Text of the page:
Chris Skinner's blog

Shaping the future of finance

Without branches, are banks redundant?

Chris Skinner Author Avatar
by

I found it interesting to post that Société Générale is launching a new retail bank in France …

“By 2025, the merged entity hopes to have 25,000 staff and operate 1,450 branches”

… at the same time as another headline announces that bank branches are needed now more than ever …

“The most popular reason for turning to brick-and-mortar branches was to meet bank managers; 38% of the consumers asked were hoping to discuss their finances, the research [from KPMG] showed.”

The argument for and against bank branches has raged for over a decade, and will rage on, but my bottom-line is that they are necessary. Why? Because it is a security and psychological blanket.

Branches are not necessary but they provide a security blanket for customers to feel that their money is safe. More than this, the fact that the building is there provides a psychological blanket. You don’t need to go the branch. You don’t need to see someone. But the fact that you know they are there if you need them provides a security and psychological blanket.

You may refute this and say that it is stupid, but it has been borne out time and time again through research and results. By way of example, I always remember the digital bank Che! in Italy is a digital-first bank that was opening branches. When I asked why, the answer was marketing. It’s not about advice or service or transactions. Branches are no longer required for cash and check deposits. They are there for is a security and psychological blanket. More than this, they have an important role in trade, finance, commerce and society. People want to know their bank is available but, more relevant in today’s world, is that they are their for small businesses to provide service.

If all small businesses move to contactless payments, that may change but, whilst small businesses take cash and coins, they need a branch to visit.

The thing is that a branch to visit as a security and psychological blanket is all well and good if it is affordable but, when few people visit, it’s not worth it.

A fifth (20%) of people have not visited a bank branch since before the Covid-19 pandemic, a survey has found.

There are many branches that have not been visited for months, and a large number who receive less than twenty customer visits per day. If you have two staff in a branch with less than twenty customers, the overheads are huge and returns minimal. Therefore yes, finally, many banks have closed many branches.

HSBC to close 114 banks in 2023

But the essence of where I believe the future lies is not in having huge numbers of branches or zero branches. It’s having enough places for customers to visit to deal with their need for a security and psychological blanket.

Back in the 1990s, I proposed the idea that UK banks needed 80 percent less branches. No-one listened. Today, we have around 6,000 bank branches. In 2000, there were 17,000. The world is changing.

Source: Choose

But note this: there are still bank branches. Why? Because customers need a place to see the money, see the people and see the balance. This is the core of why I said, thirty years ago, we need to get rid of branch surplus. We need to get rid of bank branches for transactional needs and improve the branch to service needs. We need branches for presence, branding, marketing and trust. No one needs a branch for cash or cheques anymore.

In other words, the key is that we need 80 percent less branches and the ones that remain are for that security and psychological blanket. It’s a warm place ot feel warm about money. It’s a place to eyeball someone and know that they can show you the money. Without that, the bank is pretty redundant as all the rest is an app.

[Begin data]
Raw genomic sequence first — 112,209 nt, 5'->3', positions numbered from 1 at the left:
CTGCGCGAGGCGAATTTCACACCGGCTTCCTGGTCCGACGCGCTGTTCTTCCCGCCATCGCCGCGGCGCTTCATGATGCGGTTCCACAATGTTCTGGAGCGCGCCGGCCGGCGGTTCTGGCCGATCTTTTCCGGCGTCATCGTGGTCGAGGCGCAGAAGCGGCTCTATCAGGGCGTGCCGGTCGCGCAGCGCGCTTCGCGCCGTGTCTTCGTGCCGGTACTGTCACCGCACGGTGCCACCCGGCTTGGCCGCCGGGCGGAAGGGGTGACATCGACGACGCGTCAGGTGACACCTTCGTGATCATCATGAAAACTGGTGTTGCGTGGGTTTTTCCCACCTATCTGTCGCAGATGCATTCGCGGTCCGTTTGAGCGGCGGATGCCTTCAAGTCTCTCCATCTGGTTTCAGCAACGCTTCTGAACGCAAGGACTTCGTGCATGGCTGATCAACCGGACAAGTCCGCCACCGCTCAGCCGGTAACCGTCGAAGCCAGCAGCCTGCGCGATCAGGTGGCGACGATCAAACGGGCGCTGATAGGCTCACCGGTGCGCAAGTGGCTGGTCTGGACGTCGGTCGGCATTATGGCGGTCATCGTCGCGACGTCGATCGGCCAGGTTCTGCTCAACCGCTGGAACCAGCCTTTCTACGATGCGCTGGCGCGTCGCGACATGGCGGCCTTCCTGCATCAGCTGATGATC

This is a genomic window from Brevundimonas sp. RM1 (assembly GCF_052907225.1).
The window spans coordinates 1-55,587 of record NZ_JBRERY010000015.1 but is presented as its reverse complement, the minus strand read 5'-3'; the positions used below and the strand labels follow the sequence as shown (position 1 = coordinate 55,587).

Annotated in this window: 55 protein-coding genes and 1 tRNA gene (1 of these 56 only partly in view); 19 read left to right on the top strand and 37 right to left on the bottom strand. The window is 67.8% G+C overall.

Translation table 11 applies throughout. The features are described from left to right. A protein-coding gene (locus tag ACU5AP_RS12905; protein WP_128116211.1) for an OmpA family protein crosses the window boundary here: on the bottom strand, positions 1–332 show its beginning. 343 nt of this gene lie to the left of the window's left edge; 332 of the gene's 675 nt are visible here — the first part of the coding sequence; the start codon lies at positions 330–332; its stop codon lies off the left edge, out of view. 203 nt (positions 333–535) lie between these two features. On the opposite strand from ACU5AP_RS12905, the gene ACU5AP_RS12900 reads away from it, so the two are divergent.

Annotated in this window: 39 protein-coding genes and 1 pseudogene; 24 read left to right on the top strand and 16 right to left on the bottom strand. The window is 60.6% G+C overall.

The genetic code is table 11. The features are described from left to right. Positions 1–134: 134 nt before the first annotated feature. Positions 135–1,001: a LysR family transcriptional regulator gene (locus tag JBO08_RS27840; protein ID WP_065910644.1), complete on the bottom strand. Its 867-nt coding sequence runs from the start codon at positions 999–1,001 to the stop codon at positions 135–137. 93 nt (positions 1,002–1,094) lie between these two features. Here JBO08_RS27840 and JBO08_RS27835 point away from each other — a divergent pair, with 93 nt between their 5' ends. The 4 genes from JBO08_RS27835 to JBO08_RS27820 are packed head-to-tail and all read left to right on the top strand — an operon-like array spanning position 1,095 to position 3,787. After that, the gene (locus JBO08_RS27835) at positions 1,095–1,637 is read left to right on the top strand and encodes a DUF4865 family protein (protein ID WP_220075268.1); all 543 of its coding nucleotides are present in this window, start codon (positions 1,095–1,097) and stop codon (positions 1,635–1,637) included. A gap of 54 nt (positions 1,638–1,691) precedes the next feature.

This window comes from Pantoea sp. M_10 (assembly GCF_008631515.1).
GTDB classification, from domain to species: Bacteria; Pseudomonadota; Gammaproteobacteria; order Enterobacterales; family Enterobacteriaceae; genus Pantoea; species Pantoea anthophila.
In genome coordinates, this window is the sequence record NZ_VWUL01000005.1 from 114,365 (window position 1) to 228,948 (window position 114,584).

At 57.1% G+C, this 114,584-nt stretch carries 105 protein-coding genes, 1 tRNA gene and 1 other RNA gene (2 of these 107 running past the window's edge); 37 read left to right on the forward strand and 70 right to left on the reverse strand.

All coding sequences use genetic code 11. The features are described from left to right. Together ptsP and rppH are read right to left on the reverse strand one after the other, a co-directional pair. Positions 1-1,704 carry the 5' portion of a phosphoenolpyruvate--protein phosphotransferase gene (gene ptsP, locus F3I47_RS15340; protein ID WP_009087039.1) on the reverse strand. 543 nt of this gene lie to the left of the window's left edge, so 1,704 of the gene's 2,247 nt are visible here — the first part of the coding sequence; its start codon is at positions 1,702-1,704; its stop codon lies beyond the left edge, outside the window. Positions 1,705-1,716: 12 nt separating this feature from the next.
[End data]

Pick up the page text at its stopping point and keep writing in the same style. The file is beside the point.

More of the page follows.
Chris Skinner Author Avatar

Chris M Skinner

Chris Skinner is best known as an independent commentator on the financial markets through his blog, TheFinanser.com, as author of the bestselling book Digital Bank, and Chair of the European networking forum the Financial Services Club. He has been voted one of the most influential people in banking by The Financial Brand (as well as one of the best blogs), a FinTech Titan (Next Bank), one of the Fintech Leaders you need to follow (City AM, Deluxe and Jax Finance), as well as one of the Top 40 most influential people in financial technology by the Wall Street Journal's Financial News. To learn more click here...

Digital Transformation Programme

Learn directly from from one of the most influential people in technology, gain insights from the world's most innovative companies, and build a global network.

Top 50 Global Thought Leaders and Influencers on FinTech 2022

Chris Skinner
Commentator, CEO of The Finanser and best-selling author at The Finanser

Thinkers360 Thought Leader

Contact Me

Best Financial Services Blogger

Chris’s latest book

Chris Skinner’s ‘Digital For Good’ Book Launch Event – CFTE

Global Awards

Best CEO of the Year UK 2022

Best Digital Finance Provider of the Year UK 2022

Best Financial Markets Adviser of the Year UK 2022

Portal to the Knowledge Base of the Financial Services Club UK 2022

Financial Markets Advisor of the Year UK 2022

Corporate America Today Annual Awards

Best Financial Markets Adviser of the Year UK 2022

Portal to the Knowledge Base of the Financial Services Club UK 2022

Financial Markets Advisor of the Year UK 2022

Nominee of MAD33 2021

Kids creating the future bank | TEDxAthens

Join me on Linkedin

Follow Me on Twitter!

UK’s most influential person in technology

Captain Cake and the Candy Crew

Captain Cake Winner of a Golden Mom’s Choice Award

TWO-TIME WINNER OF A MOM’S CHOICE GOLD AWARD!

TheNextWeb – #tnw

Learn more about Chris

About Chris Skinner

Presentation at ZBP, September 2020, Warsaw, Poland

Alex at the Financial Services

Gaping Void's Hugh MacLeod worked with the Finanser